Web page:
Vergennes eyes franchise clause for new city plan
By ANDY KIRKALDY
VERGENNES — As the Vergennes Planning Commission nears the finish line for producing a draft for a new city plan, planners after much debate added provisions that, if adopted, would lay the groundwork for zoning laws to regulate franchise businesses like McDonald’s Restaurants.
Commission chairman Neil Curtis said the issue was “contentious” on the board. He described the proposed provisions as a compromise between those who did not want to create any restrictions on commerce, and those who did not want to allow chain businesses at all.
“People have deep-seated beliefs that we should just allow unfettered business development … and there’s another set of people that want things as they are now, with locally owned businesses,” Curtis said. “And there’s a whole range of people between those two poles.”
Proposed language in the city plan refers to franchises as “formula businesses.” The “Land Use Section” of the draft plan — which will probably have its first public hearing on June 8 — adds an extra burden to applicants for such businesses.
According to an email from Curtis, it reads, “Proposals for formula based businesses shall be required to undergo a comprehensive community and economic impact review which includes examination of traffic, scenic and historic resources, tax revenue, city services, employment, the Central Business District, and the character of the City.”
Curtis said in an interview that the eventual intent is to insist that applicants conduct a study that would show the impact of such proposed business on the city, including job losses in related ventures, so that the Vergennes Development Review Board could make informed decisions.
“We would require the applicant do a study,” he said. “I do think it’s OK for us to look at the overall net impact of the business on the community … Are there negative repercussions? … Are we as a community better with it or without it?”
The planners’ draft defines a “formula business” as one that is required by contract to have elements that are “substantially identical to 30 or more other businesses located within the United States, regardless of the ownership of those businesses: name; if food is served, menu, ingredients, uniforms; trademark; logo; symbol; architectural design; signage; color scheme; merchandise, or any other similar standardized features.”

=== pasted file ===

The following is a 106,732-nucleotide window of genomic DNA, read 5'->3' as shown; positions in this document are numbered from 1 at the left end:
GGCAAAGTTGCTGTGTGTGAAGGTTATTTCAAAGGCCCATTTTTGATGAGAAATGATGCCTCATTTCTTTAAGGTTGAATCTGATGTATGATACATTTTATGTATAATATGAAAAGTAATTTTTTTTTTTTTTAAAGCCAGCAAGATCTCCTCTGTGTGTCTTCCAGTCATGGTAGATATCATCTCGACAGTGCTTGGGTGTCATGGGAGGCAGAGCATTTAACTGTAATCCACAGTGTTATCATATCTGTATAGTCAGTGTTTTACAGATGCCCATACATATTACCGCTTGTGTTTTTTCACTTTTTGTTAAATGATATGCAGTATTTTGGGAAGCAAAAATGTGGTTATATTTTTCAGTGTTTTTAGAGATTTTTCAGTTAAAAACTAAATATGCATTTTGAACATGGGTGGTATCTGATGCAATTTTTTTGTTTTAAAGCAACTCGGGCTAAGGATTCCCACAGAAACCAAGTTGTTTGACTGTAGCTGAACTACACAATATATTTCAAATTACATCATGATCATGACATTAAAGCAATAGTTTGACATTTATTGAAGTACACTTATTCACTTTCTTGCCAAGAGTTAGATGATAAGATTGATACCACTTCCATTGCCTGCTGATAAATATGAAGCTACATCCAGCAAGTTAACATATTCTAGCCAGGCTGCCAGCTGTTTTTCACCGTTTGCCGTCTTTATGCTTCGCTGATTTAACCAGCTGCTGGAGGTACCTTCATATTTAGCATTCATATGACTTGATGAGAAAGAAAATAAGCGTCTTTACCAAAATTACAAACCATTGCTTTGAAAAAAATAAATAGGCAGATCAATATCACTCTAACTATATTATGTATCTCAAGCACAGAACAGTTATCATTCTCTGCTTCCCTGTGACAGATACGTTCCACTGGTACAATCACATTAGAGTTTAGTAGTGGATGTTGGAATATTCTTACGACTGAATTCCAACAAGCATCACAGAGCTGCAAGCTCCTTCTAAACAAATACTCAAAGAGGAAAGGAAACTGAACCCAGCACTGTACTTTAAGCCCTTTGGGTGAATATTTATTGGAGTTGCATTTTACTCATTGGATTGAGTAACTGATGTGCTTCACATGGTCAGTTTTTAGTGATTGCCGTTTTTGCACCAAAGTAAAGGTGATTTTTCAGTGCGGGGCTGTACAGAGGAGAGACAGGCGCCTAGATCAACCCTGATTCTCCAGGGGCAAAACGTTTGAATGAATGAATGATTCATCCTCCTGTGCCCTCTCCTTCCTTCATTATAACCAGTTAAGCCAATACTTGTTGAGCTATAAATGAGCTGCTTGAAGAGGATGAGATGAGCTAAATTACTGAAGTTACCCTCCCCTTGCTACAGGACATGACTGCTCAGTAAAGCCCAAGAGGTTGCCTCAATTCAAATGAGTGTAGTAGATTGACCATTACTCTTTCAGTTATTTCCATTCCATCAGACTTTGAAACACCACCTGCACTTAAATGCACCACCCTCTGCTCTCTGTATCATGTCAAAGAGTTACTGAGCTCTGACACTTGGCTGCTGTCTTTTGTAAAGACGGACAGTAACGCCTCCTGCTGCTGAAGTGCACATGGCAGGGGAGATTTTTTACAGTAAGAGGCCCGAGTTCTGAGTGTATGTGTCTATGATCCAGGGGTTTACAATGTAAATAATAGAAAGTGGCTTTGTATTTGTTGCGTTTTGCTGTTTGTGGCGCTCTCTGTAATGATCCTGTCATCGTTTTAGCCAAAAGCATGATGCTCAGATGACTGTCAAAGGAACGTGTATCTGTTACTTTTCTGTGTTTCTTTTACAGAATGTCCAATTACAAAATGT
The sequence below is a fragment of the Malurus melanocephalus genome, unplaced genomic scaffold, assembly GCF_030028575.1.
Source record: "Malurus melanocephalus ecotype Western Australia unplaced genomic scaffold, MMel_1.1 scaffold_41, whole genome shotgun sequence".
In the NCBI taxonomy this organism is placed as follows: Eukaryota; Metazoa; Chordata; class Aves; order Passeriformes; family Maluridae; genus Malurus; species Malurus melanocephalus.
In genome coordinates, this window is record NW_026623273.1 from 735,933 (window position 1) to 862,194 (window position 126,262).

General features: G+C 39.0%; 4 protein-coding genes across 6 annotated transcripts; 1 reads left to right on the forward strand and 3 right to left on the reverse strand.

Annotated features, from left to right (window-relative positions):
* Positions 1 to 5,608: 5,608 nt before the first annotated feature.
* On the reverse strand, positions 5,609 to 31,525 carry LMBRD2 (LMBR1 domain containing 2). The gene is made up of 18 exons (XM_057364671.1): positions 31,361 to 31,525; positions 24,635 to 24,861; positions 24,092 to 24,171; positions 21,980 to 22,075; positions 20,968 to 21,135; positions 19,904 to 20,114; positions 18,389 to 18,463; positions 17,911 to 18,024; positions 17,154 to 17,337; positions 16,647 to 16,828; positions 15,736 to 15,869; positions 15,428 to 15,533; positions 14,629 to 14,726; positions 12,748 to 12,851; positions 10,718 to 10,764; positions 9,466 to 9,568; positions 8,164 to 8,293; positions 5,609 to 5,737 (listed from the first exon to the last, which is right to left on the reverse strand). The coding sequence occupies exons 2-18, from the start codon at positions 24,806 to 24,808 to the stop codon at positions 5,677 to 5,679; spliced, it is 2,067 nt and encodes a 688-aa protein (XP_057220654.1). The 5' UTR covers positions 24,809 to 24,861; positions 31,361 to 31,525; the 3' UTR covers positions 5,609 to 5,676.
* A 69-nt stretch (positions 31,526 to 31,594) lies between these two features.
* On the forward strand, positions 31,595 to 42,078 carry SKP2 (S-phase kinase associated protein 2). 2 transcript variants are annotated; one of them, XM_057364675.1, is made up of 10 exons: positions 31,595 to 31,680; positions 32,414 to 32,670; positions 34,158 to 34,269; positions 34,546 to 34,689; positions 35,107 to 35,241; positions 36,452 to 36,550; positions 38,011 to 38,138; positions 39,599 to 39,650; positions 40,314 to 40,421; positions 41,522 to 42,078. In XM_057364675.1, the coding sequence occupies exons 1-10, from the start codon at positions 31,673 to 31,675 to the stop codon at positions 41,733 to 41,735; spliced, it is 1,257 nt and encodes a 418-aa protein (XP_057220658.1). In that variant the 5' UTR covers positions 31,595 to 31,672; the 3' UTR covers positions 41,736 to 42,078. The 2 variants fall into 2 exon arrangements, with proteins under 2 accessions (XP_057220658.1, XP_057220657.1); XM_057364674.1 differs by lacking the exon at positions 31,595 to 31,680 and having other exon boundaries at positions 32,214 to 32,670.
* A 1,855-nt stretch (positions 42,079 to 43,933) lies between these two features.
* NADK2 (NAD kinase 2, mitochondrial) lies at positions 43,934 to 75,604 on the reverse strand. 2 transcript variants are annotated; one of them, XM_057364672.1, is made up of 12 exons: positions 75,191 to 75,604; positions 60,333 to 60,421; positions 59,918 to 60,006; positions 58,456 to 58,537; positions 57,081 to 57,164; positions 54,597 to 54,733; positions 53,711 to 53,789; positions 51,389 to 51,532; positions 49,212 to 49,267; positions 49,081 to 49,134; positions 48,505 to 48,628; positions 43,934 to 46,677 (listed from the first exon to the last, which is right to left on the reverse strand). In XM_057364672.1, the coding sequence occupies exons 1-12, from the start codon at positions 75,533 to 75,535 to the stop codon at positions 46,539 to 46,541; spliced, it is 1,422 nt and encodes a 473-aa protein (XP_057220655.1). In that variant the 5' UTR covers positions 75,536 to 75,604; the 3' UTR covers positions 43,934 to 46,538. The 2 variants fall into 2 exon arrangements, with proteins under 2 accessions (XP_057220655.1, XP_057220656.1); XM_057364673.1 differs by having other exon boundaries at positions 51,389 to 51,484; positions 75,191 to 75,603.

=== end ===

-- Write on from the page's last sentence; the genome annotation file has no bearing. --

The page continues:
Curtis said planners had not intended to tackle the franchise question during the rewrite process, but when Ferrisburgh was surprised last fall by a proposal for a chain restaurant and convenience store on Route 7, they decided they needed to deal with the issue.
He said planners know they do not have a mandate to ban franchises, but that a survey that drew many responses last spring showed residents backed the way Vergennes appears now — and that franchises could permanently change the city’s look.
“We don’t have a clear mandate from the community through our out-reach efforts on whether to embrace or reject these business types,” Curtis wrote in an email. “The community is divided on that issue. We do have strong support to maintain the look, feel and vitality of our downtown.”
In response, for example, planners have proposed the following language for North Main Street that would directly affect chain architecture: “Businesses that are proposed for existing buildings, infill locations (vacant or underused sites), or as standalone structures must employ an architectural design that either reflects the local setting or can be demonstrated to fit in a contextual, harmonious manner with the character of its surroundings.”
In his email Curtis wrote, “In other words, we are suggesting a higher level of review, or standards … for those business types. We are suggesting that for architecture, we don’t want a building designed in California for Florida to be dropped across from Kennedy Brothers.”
Planners will meet on April 20 and probably again on April 27 to put the finishing touches on their full rewrite. When they are done, they will call for public hearings, starting on June 8.
When the hearings are closed, they will make changes they believe are warranted based on public feedback and forward a final draft to aldermen. Aldermen then must hold at least two public hearings before adopting a final plan. If aldermen make substantial changes, the plan must be returned to planners to reboot the process. Aldermen hope to adopt a new city plan by Nov. 1, when the current plan expires.